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Tag Archives: New York City

The Great Manhattan Africa Luxury Coffee Tour

Welcome to Manhattan, tourists! Today’s tour will accomplish three things: (1) you will find great coffee places, (2) you will find great coffees from Africa, and (3) you will end poverty in Africa. OK, both coffee people and aid people tend to exaggerate, so don’t take (3) literally, unless you are from the Earth Institute. What better place[…..]

Posted in Field notes, Maps, Trade | Also tagged 24 Comments

Happy Midwest; New York Stressed

Catharine Rampell in NYT has a great feature on variations in happiness in the US, including the great pictures below. The overall US picture on happiness shows a surprisingly happy northern Midwest/Plains; New York City area not so much Maybe it’s the stress. In Manhattan, rich downtown and mid-town are stressed out, Harlem is more relaxed[…..]

Posted in Global health, Maps | Also tagged , 8 Comments

Wilderness to brothels to Apple store: the History of Development in one block

We usually analyze Development at the national level. Why not other levels? At the other extreme, here is a short and surprising illustrated history of one city block. Before Europeans arrived, it was a wilderness lightly inhabited by the Delaware ethnic group. By the late 1600s, this block was part of a hilly 200-acre farm owned by the prominent[…..]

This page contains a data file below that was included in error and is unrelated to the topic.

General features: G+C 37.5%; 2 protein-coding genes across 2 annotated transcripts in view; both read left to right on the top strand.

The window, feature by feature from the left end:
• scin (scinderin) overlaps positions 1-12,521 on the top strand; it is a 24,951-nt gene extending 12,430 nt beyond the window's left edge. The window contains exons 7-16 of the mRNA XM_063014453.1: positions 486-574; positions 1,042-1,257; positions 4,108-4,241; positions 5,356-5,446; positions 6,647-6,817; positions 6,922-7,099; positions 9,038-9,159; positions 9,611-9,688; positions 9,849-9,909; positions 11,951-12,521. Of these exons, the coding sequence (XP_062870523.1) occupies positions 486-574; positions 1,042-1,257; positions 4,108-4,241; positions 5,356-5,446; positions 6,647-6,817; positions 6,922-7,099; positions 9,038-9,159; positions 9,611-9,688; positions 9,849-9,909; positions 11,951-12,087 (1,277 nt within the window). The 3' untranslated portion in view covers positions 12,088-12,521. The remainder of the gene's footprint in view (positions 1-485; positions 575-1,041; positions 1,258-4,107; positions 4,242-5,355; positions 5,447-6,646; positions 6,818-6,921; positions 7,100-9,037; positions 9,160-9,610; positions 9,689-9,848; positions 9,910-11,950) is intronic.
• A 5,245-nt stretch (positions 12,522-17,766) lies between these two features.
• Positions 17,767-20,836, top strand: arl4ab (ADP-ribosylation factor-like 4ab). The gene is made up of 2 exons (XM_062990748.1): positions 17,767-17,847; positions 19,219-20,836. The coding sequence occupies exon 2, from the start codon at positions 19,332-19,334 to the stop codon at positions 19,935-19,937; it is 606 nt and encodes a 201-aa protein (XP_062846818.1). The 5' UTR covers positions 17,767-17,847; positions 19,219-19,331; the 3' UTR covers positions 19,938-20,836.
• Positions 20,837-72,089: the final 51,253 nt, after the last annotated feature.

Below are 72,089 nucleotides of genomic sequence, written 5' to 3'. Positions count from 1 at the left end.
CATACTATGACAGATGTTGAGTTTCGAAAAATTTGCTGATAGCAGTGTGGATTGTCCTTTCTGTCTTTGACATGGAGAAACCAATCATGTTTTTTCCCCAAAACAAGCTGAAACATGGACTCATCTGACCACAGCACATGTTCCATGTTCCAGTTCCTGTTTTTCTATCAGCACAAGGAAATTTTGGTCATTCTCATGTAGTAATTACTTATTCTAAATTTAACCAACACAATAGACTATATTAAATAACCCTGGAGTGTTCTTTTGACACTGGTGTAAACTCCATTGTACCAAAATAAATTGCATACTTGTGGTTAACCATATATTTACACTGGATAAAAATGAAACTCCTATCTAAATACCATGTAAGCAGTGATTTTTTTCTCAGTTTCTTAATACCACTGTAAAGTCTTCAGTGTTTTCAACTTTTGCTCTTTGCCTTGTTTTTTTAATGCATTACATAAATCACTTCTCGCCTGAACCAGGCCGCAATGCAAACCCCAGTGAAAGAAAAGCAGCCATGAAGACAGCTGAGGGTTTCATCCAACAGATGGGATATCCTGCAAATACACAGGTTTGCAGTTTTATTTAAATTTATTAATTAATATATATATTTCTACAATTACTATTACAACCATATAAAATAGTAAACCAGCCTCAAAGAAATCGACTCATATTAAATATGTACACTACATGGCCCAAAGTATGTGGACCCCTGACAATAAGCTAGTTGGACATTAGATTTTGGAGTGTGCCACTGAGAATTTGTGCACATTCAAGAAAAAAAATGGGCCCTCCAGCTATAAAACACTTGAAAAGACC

Posted in History | Also tagged , , 28 Comments
  • About Aid Watch

    The Aid Watch blog is a project of New York University's Development Research Institute (DRI). This blog is principally written by William Easterly, author of "The Elusive Quest for Growth: Economists' Adventures and Misadventures in the Tropics" and "The White Man's Burden: Why the West's Efforts to Aid the Rest Have Done So Much Ill and So Little Good," and Professor of Economics at NYU. It is co-written by Laura Freschi and by occasional guest bloggers. Our work is based on the idea that more aid will reach the poor the more people are watching aid.

    "Conscience is the inner voice that warns us somebody may be looking." - H.L. Mencken

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